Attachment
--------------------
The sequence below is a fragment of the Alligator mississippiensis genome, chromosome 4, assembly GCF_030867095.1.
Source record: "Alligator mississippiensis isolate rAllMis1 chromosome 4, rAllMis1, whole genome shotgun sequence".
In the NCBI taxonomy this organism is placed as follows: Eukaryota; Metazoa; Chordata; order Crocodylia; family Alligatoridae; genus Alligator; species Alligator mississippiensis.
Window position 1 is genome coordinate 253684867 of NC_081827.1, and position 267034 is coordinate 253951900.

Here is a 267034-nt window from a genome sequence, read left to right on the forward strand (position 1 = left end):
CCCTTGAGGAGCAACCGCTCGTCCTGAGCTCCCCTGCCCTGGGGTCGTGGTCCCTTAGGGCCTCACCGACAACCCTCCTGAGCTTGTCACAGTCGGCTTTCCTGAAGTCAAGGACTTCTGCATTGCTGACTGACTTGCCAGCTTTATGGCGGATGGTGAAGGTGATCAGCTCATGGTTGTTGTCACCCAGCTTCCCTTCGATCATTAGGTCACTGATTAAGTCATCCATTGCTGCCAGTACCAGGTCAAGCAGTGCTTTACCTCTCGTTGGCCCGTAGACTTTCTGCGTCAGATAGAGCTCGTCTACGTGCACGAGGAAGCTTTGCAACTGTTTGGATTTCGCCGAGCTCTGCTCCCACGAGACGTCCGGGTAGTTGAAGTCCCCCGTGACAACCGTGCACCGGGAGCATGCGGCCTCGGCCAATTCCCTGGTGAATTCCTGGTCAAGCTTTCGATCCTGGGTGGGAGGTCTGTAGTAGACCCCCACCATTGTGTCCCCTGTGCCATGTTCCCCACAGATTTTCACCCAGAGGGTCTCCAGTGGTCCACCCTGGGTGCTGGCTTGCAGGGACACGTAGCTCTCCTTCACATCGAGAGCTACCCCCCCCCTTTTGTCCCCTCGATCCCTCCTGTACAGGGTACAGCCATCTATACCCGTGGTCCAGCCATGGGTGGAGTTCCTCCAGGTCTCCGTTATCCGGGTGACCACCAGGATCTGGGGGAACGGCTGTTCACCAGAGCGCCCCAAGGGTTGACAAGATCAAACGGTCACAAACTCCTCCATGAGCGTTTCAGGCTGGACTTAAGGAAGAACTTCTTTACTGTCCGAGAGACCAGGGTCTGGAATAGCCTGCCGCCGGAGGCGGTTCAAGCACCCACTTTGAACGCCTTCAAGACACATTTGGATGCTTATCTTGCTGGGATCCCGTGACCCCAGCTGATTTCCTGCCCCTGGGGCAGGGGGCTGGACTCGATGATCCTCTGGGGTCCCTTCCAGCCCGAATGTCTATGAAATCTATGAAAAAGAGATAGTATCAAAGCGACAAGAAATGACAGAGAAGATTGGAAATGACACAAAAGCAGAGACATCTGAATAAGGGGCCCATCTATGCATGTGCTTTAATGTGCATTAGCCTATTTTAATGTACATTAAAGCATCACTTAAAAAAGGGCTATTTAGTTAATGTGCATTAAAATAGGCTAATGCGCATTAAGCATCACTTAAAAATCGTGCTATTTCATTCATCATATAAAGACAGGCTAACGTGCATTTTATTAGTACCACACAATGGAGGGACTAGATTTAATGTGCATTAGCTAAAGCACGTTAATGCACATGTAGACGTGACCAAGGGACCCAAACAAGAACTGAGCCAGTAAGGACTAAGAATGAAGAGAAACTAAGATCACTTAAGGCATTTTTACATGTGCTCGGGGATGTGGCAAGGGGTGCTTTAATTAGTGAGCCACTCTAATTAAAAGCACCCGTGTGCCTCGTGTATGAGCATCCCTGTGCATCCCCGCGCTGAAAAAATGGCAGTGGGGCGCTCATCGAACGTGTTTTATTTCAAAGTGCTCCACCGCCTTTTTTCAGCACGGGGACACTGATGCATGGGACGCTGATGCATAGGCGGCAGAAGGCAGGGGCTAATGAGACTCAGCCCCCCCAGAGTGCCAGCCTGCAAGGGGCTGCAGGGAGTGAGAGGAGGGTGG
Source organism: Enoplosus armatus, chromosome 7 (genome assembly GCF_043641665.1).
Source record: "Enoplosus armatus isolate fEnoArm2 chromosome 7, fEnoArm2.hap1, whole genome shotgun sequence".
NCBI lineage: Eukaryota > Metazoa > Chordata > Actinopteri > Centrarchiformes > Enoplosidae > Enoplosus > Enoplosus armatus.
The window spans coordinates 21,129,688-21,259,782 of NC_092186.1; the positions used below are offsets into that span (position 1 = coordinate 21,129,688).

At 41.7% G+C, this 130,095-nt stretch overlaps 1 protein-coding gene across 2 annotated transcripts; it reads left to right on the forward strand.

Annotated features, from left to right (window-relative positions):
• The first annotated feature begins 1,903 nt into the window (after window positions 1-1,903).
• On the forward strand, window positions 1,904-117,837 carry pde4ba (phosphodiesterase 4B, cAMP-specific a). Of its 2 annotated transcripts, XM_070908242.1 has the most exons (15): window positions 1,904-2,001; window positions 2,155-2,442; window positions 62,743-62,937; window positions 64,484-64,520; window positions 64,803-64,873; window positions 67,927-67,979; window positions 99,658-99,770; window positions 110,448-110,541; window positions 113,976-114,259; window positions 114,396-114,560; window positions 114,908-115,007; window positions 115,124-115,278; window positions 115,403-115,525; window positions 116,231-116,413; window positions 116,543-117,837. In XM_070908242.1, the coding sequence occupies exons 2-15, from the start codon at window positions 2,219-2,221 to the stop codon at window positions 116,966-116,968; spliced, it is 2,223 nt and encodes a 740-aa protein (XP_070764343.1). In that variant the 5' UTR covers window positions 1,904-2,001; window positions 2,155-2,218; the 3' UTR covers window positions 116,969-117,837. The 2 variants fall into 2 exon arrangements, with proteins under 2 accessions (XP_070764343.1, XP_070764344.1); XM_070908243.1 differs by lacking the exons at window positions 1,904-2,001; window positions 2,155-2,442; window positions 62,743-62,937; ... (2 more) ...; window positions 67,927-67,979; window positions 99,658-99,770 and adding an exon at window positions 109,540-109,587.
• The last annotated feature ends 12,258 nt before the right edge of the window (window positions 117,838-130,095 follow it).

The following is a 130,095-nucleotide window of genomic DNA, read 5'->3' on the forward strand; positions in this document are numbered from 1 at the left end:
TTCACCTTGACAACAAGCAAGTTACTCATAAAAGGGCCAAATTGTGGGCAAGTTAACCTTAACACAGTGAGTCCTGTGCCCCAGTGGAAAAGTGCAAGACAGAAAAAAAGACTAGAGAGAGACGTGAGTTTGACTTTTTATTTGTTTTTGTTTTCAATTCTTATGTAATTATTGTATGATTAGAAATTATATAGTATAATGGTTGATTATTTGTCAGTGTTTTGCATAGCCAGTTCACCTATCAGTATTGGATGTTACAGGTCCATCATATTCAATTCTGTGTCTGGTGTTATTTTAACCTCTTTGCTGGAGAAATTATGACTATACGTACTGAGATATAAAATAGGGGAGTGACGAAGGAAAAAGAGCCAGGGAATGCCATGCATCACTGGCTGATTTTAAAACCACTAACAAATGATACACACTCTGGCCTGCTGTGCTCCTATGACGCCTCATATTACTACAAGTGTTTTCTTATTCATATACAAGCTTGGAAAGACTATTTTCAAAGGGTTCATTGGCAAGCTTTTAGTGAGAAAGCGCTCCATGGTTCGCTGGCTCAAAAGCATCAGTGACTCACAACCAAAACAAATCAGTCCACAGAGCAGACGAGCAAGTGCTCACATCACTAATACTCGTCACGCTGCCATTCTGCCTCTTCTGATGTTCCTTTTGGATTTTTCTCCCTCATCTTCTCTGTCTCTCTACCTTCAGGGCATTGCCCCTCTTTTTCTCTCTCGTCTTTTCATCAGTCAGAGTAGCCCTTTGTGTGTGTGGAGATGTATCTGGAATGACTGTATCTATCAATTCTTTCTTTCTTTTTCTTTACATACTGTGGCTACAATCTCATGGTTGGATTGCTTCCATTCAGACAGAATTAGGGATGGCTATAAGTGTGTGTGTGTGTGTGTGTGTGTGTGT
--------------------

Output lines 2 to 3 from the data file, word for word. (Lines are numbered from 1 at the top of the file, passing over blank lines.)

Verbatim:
Source record: "Alligator mississippiensis isolate rAllMis1 chromosome 4, rAllMis1, whole genome shotgun sequence".
In the NCBI taxonomy this organism is placed as follows: Eukaryota; Metazoa; Chordata; order Crocodylia; family Alligatoridae; genus Alligator; species Alligator mississippiensis.